INDIANAPOLIS (AP) — A proposal to write Indiana’s gay marriage ban into the
state constitution may be on hold as Republican leaders ponder its fate this
year, but the House and Senate sponsors are charging ahead anyway.
Rep. Eric Turner, R-Cicero, said he plans to introduce the measure in the
House this year. And Sen. Dennis Kruse, R-Auburn, has already filed the
proposal in the Senate.
The General Assembly already overwhelmingly approved the constitutional
amendment once in 2011. It would have to sign off on it again, this year or
in 2014, and then send the proposal to voters for final approval.
“We do have some flexibility between this year and next. We recognize that,”
Turner said. “But frankly, some of us would like to put it behind us and let
the public weigh in.”
The Supreme Court’s decision to take up a pair of cases dealing with gay
marriage and employee benefits for same-sex couples has led Republican
leaders in both chambers to hold back on making any plans this year.
Senate President Pro Tem David Long, a Fort Wayne Republican, said he is
waiting for his staff to review any impact from the Supreme Court before
deciding whether to move on the issue this year. “There’s no definitive
decision on that as of yet,” he said Tuesday.
Republican House Speaker Brian Bosma, an Indianapolis Republican, pointed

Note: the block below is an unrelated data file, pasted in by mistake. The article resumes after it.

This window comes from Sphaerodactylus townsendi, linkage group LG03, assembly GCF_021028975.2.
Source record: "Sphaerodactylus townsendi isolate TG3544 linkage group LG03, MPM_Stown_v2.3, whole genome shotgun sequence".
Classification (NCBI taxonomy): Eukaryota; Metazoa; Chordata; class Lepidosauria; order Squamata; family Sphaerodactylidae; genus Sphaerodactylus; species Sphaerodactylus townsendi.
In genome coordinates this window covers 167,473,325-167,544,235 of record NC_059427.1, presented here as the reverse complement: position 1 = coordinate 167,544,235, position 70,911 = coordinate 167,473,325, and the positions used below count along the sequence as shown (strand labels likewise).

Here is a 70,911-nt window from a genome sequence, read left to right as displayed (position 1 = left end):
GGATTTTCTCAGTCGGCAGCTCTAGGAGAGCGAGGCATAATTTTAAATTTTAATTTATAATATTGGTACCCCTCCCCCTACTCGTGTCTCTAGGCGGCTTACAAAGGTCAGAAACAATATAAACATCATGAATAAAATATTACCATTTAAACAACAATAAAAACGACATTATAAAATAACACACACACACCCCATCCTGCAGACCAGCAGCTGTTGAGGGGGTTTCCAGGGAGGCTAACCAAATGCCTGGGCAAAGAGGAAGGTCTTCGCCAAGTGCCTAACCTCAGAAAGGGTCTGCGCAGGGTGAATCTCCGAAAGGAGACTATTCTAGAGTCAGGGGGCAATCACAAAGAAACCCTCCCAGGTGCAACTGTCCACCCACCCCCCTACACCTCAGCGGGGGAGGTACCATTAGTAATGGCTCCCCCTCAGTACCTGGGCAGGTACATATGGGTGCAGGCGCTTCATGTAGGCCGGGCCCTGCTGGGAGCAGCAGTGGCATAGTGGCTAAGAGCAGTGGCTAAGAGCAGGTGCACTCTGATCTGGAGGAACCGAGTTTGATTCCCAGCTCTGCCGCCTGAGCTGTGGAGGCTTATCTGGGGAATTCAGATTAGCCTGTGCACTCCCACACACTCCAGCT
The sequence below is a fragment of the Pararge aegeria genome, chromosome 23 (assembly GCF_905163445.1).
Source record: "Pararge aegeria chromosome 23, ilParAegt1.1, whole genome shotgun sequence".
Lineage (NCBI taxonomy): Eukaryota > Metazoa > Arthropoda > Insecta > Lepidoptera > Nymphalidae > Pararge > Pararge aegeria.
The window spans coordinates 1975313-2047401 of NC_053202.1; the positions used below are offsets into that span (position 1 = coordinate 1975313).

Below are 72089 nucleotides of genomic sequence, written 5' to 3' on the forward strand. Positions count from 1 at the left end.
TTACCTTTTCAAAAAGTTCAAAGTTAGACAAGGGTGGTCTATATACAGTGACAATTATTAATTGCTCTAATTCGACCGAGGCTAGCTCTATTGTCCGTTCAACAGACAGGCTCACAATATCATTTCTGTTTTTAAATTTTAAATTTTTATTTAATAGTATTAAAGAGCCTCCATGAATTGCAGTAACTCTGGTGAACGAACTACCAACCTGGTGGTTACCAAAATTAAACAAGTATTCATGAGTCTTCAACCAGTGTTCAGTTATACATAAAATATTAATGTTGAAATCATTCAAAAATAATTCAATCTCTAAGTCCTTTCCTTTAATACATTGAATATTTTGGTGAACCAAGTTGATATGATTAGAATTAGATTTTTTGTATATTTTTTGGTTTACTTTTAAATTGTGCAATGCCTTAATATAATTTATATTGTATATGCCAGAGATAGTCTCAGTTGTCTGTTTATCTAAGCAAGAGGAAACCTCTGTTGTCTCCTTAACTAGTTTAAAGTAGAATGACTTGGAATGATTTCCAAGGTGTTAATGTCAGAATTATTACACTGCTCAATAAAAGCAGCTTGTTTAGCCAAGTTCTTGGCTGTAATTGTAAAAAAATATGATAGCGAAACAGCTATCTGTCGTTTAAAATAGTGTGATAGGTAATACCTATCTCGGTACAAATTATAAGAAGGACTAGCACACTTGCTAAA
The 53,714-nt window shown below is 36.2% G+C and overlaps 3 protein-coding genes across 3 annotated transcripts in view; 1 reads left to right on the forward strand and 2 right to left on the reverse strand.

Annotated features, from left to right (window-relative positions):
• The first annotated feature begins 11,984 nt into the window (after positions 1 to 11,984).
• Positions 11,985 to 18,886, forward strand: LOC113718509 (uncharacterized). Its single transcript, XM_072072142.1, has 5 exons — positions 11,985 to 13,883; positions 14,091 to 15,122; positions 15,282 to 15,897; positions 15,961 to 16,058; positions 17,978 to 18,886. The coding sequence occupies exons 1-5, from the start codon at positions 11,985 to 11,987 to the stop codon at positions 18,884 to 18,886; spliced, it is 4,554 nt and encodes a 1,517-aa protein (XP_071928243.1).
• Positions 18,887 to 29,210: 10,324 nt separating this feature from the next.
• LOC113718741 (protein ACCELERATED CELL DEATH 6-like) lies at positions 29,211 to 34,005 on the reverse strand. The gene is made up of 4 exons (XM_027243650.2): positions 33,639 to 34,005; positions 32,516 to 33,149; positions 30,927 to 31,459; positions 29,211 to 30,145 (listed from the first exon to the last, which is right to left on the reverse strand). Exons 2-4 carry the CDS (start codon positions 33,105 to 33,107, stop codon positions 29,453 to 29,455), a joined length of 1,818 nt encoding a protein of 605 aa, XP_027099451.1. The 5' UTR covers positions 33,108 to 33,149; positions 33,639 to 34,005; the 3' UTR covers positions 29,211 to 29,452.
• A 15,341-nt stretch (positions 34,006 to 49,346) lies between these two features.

out Monday he did not include the ban in a legislative agenda released by
House Republicans, but he has also refused to slam the door shut on the
“Why is everybody focusing on this issue?” Bosma asked Monday, the opening
day of the 2013 session. “We’re here to talk about jobs, the budget, and
workforce development and education. I’m sure some of these issues will be
discussed, but it certainly wasn’t part of our agenda and it wasn’t part of
the discussion on our part today either.”
Turner, a top-ranking Republican in the House, said he understands Long and
Bosma will have to work out a timetable, but said he is confident in the
support for the ban in the Assembly.
Democrats opened the 2013 session with an effort to place gay marriage and
other social issues on hold. House Minority Leader Scott Pelath, a Michigan
City Democrat, asked Republicans, who outnumber Democrats 69-31 in the
House, to place a two-year moratorium on social issues. But Bosma rejected
that request Monday.